In March 2016, Yearwood appeared as Mary in the live television musical The Passion based on the Dutch franchise of the same name. The show is a contemporary retelling of the Passion of Jesus Christ set to popular music with a mixture of live and pre-recorded segments. The event was broadcast live on Fox. The show received mixed reviews. In one interview by Robert Bianco of USA Today, "Yearwood's Mary may have been singing about Jesus, but she never interacted with him. While he was mostly seen in segments shot around the city, she sang to the crowd gathered in front of that big white stage, belting out You'll Never Walk Alone to no one in particular." A review by Entertainment Weekly called Yearwood's performance of the songs she performed "expressive", but lacking the live elements as it was filmed through pre-recorded scenes.    In 2019, Yearwood hosted the tenth annual CMA Country Christmas. The special was taped in September 2019 and featured performances by various artists including Tori Kelly, CeCe Winans and Brett Young. 
Her musical tastes originated from classic artists her parents listened to. This included Elvis Presley, Patsy Cline, Loretta Lynn, and Tammy Wynette.  However, as Yearwood developed into her teenage years, she developed a liking for country rock artists such as Allman Brothers and James Taylor.  She also cited the Eagles and Gordon Lightfoot as influences. 
According to Yearwood, her primary musical influence is Linda Ronstadt.  She discovered her music after her parents bought her Ronstadt's studio album Simple Dreams. Yearwood commented to the Wall Street Journal that while Ronstadt's music was considered pop, her phrasing and emotional style appeared country.  Music critics and writers have drawn similarities between Ronstadt and Yearwood's voice. In an interview for Ronstadt's album Feels Like Home, Peter Galvin of Rolling Stone commented, "Listening to Yearwood’s new album, Thinkin’ About You, you would sometimes swear you were hearing Ronstadt circa 1976. Yearwood's voice is thinner and more pliable than Ronstadt's, but both resort to a hearty squawk when passion takes them over, and both possess low honey tones."  She also reported to be influenced by Emmylou Harris.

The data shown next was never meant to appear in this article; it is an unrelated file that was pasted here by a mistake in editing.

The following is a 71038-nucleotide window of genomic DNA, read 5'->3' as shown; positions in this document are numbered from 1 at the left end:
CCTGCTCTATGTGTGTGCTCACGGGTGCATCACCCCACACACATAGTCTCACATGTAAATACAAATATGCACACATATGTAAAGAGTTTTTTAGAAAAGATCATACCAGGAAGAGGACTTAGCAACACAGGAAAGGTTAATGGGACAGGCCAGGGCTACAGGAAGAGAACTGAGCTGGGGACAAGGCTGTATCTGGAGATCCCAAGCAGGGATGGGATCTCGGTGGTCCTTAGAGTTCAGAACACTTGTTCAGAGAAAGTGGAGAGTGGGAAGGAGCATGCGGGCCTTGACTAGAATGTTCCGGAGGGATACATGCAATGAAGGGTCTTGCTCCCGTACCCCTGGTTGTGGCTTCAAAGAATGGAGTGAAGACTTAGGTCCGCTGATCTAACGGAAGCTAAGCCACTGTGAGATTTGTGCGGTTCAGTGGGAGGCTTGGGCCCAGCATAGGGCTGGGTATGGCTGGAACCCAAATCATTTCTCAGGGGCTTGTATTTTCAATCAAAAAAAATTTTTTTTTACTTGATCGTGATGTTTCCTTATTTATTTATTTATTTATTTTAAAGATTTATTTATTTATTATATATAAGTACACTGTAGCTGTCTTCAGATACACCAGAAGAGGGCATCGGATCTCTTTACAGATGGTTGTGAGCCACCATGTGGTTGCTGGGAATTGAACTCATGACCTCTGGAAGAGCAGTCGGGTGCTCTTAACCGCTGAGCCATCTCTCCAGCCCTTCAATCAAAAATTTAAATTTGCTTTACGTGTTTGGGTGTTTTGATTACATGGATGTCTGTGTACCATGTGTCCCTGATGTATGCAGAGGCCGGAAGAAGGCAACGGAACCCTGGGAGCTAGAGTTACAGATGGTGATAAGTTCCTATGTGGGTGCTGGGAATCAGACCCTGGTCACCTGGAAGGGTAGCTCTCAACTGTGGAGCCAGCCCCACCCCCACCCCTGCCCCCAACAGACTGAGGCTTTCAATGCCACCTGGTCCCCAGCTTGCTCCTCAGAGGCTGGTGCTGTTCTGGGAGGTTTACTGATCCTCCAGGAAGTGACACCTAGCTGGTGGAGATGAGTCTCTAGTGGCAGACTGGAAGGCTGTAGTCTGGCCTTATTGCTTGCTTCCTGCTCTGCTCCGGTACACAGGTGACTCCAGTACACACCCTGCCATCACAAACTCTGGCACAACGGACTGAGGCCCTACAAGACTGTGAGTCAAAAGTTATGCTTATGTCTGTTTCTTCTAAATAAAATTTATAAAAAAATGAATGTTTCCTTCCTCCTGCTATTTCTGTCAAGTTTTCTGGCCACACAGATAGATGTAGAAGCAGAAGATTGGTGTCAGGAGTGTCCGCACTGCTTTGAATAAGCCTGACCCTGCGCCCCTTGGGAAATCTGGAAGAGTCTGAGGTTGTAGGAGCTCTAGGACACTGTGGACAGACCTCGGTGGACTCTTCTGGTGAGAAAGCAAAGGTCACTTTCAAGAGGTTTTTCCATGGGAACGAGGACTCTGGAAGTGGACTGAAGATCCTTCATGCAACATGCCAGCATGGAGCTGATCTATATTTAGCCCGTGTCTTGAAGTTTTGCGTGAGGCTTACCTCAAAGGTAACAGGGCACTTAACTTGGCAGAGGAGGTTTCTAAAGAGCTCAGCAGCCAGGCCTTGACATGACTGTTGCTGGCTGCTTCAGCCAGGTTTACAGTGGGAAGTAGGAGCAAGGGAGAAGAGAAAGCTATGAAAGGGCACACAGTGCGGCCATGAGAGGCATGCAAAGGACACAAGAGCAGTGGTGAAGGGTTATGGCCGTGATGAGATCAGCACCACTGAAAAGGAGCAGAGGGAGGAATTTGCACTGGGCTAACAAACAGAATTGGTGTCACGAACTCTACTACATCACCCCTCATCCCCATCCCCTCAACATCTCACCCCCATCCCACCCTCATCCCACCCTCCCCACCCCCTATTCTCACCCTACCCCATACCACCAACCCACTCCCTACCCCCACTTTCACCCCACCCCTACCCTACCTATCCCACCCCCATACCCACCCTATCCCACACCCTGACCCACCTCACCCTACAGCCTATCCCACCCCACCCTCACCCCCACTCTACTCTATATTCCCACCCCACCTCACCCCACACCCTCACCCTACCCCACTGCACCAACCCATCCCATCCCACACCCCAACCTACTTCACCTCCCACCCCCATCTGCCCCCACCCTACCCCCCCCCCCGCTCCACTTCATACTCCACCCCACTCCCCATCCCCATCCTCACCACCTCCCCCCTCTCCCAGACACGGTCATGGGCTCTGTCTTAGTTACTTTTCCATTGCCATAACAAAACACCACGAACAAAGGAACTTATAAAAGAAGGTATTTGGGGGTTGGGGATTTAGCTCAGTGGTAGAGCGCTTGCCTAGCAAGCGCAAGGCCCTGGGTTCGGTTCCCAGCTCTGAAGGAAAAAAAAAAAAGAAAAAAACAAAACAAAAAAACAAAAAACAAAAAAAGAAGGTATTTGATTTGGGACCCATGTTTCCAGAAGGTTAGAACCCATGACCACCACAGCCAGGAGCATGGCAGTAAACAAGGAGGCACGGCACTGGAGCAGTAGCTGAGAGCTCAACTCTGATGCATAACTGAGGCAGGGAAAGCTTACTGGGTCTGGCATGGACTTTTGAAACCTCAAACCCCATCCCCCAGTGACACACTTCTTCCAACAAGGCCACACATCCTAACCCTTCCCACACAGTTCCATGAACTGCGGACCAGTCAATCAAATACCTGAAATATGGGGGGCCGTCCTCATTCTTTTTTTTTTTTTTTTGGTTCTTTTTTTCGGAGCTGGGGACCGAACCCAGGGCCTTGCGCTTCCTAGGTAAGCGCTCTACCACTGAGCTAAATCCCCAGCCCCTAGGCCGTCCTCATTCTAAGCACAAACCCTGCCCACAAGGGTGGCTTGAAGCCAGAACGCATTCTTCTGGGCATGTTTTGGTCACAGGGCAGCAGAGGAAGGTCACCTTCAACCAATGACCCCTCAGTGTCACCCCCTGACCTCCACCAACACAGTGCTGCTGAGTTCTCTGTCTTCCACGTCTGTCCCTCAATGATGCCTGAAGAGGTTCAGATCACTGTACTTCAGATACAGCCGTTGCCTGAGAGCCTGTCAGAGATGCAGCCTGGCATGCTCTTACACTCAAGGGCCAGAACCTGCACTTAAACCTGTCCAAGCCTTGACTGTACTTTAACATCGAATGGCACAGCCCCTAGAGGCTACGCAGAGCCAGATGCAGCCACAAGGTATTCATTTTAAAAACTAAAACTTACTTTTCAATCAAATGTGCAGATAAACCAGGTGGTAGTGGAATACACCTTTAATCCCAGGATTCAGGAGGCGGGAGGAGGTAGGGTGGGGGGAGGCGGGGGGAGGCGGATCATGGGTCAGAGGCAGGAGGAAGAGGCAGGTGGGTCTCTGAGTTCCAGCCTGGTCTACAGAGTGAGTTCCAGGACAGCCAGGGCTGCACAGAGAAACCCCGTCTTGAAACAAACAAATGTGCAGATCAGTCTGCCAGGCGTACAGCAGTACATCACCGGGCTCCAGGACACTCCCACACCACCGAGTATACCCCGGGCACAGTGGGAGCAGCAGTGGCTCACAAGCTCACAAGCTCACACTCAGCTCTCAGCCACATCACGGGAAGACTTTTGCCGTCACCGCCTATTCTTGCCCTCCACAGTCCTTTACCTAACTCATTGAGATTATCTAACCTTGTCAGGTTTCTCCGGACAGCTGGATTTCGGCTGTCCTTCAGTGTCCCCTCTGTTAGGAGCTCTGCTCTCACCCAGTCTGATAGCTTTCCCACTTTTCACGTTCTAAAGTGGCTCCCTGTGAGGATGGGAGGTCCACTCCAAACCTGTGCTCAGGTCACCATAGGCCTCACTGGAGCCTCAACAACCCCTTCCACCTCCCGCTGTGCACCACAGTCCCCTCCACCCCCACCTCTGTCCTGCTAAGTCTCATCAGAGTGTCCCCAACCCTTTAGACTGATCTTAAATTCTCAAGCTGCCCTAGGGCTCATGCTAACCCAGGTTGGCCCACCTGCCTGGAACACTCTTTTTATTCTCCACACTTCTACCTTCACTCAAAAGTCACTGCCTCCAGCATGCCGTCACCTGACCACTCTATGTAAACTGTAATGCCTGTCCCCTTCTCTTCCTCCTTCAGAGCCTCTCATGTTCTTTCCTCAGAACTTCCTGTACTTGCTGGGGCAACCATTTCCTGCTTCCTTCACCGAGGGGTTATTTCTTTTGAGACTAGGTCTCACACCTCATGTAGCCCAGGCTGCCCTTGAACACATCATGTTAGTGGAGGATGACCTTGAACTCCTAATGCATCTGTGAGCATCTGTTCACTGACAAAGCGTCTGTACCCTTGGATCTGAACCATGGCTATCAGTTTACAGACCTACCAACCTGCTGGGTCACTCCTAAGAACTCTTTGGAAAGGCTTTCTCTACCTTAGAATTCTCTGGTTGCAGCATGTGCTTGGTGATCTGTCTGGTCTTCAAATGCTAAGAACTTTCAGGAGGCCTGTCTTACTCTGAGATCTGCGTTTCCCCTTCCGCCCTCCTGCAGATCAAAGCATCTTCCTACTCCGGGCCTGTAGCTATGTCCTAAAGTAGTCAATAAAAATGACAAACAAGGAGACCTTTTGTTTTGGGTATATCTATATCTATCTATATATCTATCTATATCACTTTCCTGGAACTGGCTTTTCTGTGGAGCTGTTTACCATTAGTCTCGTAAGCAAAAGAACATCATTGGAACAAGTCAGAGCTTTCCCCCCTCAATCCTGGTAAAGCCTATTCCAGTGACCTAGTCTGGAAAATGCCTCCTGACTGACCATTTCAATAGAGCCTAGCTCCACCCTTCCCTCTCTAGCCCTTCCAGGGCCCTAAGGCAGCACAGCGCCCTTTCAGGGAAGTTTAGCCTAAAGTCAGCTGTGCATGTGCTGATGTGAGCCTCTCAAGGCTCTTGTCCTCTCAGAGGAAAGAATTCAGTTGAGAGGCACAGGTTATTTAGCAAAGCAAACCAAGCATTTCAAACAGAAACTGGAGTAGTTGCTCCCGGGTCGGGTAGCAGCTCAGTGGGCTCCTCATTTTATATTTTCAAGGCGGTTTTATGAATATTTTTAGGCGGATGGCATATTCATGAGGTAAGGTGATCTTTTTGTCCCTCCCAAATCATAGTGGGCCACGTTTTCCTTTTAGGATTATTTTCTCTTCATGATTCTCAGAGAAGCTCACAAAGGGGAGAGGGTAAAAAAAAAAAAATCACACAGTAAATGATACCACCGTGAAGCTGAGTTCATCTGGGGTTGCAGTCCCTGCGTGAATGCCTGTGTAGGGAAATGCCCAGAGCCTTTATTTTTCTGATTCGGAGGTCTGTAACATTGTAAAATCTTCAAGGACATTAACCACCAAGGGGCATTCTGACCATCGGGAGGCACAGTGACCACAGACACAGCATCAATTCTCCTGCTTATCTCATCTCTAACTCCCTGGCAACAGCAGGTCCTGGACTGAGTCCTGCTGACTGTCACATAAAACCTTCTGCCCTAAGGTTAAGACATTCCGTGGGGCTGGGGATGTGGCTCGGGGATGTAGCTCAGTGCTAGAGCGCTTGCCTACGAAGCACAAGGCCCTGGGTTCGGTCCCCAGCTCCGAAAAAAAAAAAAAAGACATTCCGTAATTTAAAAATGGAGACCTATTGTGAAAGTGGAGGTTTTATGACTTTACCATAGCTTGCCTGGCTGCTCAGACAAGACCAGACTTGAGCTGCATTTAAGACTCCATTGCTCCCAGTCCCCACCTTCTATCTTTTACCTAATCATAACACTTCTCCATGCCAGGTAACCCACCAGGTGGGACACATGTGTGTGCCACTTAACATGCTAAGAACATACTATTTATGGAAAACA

Yearwood's musical style has been considered "country pop"  and "adult contemporary".  Additionally, her artistic choices have been considered unique from writers because of song choice and quality. When ranking her "top 10" songs, staff from The Boot magazine explained her musical quality, "Yearwood has carved out a very successful and unique niche for herself by finding some of the highest-quality songs in the genre, then recording them in arrangements that bring them to life in a way that is sonically different from any other artist in the commercial country marketplace."  Laura McClellan of Taste of Country explained that it is Yearwood's diverse musical styles that make her music quality and career successful. McClellan also noted, "Her songs have shaped country music — particularly for female artists — for decades." 
Yearwood has participated in various philanthropic events. She recorded a version of "My Favorite Things" for the Sears "Heroes at Home" program in 2008. The song was available for download via the Sears website. The project supported the families of service men and women during the Christmas holiday season.  Yearwood has been an active member of the charity home building group Habitat for Humanity. Yearwood first joined with husband Garth Brooks in 2006. They assisted in the Hurricane Katrina disaster relief by building flood walls in New Orleans and protective structures in Mississippi. Between May 2 to 10, 2009, Yearwood participated in "National Women Build Week" near her home in Tulsa, Oklahoma. The project saw two hundred crews of women learn to build houses in Atlanta, Georgia and Oklahoma. For the project, Yearwood learned to construct and build simple and affordable houses for Habitat for Humanity construction sites nationwide. On Mother's Day, Yearwood, her sister, mother and niece joined the project as well.  Many of these Habitat for Humanity projects have been collaborations with former president Jimmy Carter and his wife Rosalynn Carter. 
During the COVID-19 pandemic, Yearwood and her husband Garth Brooks performed an informal concert broadcast on Facebook Live. The website crashed multiple times as an estimated 5.2 million streamed the broadcast. As a result of this, Brooks and Yearwood performed a concert in the same format the following week, broadcast live on CBS, along with a donation of $1 million to relief efforts.  The CBS special scored an estimated 5.6 million viewers. 
Yearwood married her first husband, Chris Latham, in 1987. The pair divorced in 1991. In 1994, she married Bobby Reynolds, a bassist for The Mavericks. During their marriage, the couple lived in a log cabin-styled home in Hendersonville, Tennessee.  The pair divorced in 1999 after five years of marriage.  Yearwood commented that the separation was "difficult" in a 1999 interview with Country Weekly, "Since I do hang on to the past with my fingernails, divorce was difficult. It’s a serious decision involving someone you’re tied to emotionally, so it’s hard to move on. And it’s easy to drag things out so you don’t have to face people talking about you."